Essay on The Love Song of Alfred J. Prufrock

Essay on The Love Song of Alfred J. Prufrock

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The Love Song of Alfred J. Prufrock by T.S. Eliot is a striking poem that takes the form of a dramatic monologue. It is an internal dialogue and, because of this, there is a suggestion of something that is not said plainly and directly on the surface, a sort of underlying feeling put into words. At times it seems that it is really Prufrock’s subconscious mind speaking. However, over the course of the poem, Prufrock seems to be shining an almost pathetic light on himself. This is most clearly shown through his failure actually to succeed in his “love song” and acquire a lover, his allusions to Hamlet and fools, and his constant worry over what seem to be trivial anxieties.
Because the poem is a “love song,” it is immediately apparent that women will play a very large role throughout the poem. The fact that the women in this particular poem can be placed under one of two categories, neither of which contains attainable objects of Prufrock’s affection, is a prominent example of his failure.
The first grouping contains women of Prufrock’s class who are ultimately undesirable to him. Prufrock mocks these ladies for the social and intellectual masks they hide behind. They are indirectly imaged as pretentious and shallow and very artificial in their behavior. The ever-famous line “In the room the women come and go/Talking of Michelangelo” (13-14), is a prominent example of this. The light chatter about Michelangelo gives the immediate impression of small talk. Other lines suggest that the scene does, in fact, take place at a tea party. The stereotypical portrayal of a tea party is a light, airy, social gathering in which image is hugely important to all present. Prufrock view is along the same lines. When he says “There ...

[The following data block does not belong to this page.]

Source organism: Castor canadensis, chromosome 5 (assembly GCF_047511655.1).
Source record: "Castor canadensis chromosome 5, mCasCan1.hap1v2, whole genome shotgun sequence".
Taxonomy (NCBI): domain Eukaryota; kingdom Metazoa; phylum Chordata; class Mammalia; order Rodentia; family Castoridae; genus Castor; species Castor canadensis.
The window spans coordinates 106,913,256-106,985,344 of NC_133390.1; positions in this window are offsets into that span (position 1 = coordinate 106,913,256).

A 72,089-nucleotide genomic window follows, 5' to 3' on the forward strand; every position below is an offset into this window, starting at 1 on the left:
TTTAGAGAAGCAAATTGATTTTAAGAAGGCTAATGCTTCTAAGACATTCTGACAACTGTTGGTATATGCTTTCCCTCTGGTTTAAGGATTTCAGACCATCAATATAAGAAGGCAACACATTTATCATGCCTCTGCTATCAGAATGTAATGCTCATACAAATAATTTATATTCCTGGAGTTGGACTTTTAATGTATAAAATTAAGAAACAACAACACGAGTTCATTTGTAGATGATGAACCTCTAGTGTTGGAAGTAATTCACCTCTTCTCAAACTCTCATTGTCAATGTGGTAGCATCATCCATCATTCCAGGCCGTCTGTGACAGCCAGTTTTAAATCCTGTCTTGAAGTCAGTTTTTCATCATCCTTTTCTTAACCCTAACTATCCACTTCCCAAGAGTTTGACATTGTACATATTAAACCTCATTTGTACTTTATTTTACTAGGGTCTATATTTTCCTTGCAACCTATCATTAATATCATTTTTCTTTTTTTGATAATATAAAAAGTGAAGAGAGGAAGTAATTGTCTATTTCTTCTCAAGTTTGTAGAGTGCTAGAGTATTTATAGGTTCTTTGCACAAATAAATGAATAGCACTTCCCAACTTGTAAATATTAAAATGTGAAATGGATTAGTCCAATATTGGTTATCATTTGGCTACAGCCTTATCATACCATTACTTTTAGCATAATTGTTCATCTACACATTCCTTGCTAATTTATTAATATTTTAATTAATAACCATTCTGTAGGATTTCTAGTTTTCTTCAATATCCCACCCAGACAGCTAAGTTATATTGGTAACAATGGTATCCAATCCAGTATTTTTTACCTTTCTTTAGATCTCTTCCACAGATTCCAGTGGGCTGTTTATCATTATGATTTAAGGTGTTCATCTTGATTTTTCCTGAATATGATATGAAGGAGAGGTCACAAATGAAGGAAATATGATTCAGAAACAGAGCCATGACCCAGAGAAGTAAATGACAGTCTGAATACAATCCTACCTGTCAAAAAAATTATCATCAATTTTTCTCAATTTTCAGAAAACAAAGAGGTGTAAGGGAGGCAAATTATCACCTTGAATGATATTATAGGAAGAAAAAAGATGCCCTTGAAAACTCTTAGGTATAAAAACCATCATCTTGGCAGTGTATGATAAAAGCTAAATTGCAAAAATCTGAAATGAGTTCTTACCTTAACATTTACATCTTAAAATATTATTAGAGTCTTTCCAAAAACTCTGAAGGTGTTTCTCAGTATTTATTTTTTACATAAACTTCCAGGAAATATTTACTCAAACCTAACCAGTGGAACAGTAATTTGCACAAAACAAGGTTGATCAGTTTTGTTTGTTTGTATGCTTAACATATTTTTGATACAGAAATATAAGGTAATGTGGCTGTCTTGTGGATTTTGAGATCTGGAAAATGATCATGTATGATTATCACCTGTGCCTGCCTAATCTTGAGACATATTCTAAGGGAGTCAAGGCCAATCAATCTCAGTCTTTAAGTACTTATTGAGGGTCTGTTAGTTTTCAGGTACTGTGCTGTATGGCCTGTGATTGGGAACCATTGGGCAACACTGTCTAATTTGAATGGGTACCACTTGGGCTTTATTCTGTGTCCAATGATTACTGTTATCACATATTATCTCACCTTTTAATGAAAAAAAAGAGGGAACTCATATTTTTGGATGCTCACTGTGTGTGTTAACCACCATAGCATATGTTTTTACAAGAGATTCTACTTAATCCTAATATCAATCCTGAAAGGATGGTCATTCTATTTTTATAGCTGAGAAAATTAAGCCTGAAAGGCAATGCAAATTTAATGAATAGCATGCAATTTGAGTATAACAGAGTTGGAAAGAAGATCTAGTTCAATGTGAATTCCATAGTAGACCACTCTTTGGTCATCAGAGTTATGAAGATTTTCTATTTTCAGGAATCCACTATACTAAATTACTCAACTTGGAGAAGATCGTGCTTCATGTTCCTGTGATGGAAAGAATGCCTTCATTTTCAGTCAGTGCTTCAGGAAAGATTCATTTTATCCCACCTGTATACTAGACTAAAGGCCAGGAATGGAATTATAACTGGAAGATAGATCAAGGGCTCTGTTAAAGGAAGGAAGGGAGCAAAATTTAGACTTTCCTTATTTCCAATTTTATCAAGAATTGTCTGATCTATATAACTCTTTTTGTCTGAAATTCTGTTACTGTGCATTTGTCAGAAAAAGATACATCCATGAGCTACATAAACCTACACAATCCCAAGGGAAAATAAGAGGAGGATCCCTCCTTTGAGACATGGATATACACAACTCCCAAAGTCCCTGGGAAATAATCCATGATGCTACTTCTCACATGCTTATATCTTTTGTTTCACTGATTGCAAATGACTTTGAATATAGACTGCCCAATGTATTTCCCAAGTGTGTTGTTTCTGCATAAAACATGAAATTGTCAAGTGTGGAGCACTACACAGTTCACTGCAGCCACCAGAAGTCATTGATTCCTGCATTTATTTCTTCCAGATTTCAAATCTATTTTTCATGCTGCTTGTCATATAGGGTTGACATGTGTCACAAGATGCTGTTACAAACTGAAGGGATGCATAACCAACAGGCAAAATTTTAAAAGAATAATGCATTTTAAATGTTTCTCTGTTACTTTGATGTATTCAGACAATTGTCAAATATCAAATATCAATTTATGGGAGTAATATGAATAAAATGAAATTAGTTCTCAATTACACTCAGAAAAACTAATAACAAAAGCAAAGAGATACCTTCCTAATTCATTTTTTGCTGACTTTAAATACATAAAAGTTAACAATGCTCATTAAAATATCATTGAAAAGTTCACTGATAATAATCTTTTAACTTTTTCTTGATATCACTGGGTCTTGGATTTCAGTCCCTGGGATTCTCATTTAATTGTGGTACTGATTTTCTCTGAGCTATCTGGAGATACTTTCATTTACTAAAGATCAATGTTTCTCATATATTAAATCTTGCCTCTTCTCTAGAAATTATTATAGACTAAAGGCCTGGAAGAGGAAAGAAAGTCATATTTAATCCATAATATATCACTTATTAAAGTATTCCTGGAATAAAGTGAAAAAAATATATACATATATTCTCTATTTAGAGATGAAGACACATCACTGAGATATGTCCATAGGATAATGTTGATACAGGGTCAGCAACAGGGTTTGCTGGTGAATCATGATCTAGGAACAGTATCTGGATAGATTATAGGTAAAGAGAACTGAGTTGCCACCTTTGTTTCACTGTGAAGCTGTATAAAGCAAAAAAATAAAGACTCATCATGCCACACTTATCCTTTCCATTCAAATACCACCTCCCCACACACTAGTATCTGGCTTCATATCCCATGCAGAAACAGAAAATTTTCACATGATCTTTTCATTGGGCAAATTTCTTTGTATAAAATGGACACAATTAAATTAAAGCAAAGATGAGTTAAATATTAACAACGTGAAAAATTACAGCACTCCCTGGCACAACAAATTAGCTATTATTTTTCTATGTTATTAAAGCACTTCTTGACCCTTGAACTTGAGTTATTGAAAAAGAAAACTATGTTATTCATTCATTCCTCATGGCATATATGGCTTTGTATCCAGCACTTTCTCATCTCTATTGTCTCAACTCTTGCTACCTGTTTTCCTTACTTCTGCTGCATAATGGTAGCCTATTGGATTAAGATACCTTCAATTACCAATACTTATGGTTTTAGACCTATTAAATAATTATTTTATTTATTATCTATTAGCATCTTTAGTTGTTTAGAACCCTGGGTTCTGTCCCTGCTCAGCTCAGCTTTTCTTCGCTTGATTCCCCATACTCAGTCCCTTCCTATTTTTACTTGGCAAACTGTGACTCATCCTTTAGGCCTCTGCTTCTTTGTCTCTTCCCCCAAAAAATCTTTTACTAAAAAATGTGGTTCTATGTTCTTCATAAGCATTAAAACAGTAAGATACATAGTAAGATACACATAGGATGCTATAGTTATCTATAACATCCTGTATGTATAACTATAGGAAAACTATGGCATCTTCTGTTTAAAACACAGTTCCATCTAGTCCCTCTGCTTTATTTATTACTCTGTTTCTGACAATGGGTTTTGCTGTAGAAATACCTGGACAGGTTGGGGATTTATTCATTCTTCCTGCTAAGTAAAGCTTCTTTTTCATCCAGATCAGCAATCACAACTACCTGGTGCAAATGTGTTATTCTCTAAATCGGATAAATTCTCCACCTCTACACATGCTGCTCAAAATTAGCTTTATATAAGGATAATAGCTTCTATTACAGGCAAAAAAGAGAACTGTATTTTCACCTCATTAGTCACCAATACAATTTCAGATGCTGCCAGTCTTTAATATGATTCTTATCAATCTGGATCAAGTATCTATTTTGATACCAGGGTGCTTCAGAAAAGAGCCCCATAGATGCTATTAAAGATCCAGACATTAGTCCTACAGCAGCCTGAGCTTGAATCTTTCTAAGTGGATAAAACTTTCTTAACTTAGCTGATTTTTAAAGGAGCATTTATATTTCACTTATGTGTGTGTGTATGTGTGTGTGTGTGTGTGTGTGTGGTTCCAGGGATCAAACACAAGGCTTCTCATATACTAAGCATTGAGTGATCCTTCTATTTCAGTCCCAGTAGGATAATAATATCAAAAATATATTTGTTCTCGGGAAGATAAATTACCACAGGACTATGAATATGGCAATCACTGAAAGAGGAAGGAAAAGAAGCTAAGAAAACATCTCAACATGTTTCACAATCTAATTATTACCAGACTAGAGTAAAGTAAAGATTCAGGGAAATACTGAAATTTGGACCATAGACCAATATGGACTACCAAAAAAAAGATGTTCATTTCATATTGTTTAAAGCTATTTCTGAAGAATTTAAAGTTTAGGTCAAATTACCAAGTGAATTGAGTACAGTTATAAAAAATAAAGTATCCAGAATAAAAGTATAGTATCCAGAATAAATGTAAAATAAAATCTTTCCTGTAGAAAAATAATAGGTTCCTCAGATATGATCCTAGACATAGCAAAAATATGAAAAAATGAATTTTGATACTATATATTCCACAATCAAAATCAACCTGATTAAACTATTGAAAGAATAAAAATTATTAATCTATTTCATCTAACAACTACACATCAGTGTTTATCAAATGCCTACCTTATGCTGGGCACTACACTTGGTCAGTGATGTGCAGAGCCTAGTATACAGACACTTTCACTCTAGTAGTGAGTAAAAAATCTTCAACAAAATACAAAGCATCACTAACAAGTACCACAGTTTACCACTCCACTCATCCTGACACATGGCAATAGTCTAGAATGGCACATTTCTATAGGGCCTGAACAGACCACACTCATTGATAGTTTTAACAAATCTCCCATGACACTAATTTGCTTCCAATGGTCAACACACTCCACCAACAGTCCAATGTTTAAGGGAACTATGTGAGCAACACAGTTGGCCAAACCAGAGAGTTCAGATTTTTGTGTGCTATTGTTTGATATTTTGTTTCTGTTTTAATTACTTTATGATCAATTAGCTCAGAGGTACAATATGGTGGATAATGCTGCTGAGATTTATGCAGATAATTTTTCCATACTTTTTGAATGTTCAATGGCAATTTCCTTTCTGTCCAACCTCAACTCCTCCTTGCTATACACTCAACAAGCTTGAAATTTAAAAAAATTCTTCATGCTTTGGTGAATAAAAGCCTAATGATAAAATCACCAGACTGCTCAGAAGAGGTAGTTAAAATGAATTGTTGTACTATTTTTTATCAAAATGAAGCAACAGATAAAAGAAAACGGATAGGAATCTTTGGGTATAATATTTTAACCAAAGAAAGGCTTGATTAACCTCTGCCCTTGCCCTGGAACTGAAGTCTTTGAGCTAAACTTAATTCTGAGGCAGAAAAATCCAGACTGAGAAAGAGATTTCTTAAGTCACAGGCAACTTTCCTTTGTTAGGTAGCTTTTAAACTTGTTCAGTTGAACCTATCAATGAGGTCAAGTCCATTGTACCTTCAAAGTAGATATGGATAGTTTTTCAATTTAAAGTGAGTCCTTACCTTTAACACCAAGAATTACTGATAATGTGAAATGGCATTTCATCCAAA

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...Prufrock fails in almost all of his endeavors in the poem. Throughout the entire poem, Prufrock seems to be traveling rapidly by vertical descent into a sort of underworld. By the end, Prufrock has plunged into his own underworld and, through the word “we” at the beginning of his final stanza, he forces us to accompany him. Again Prufrock mentions the “sea-girls wreathed with seaweed red and brown” (130) but this time he adds a sort of dark tone to the image. He says, “till human voices wake us, and we drown” (131). Prufrock’s frustrated desire for the women who reject him, ends in disappointment. They are all inaccessible to him and any reminder of the social world that he is so isolated from which is referenced to by the “human voices” drives him further beneath the waves of misery, only compounding his intense sense of loneliness and uselessness.






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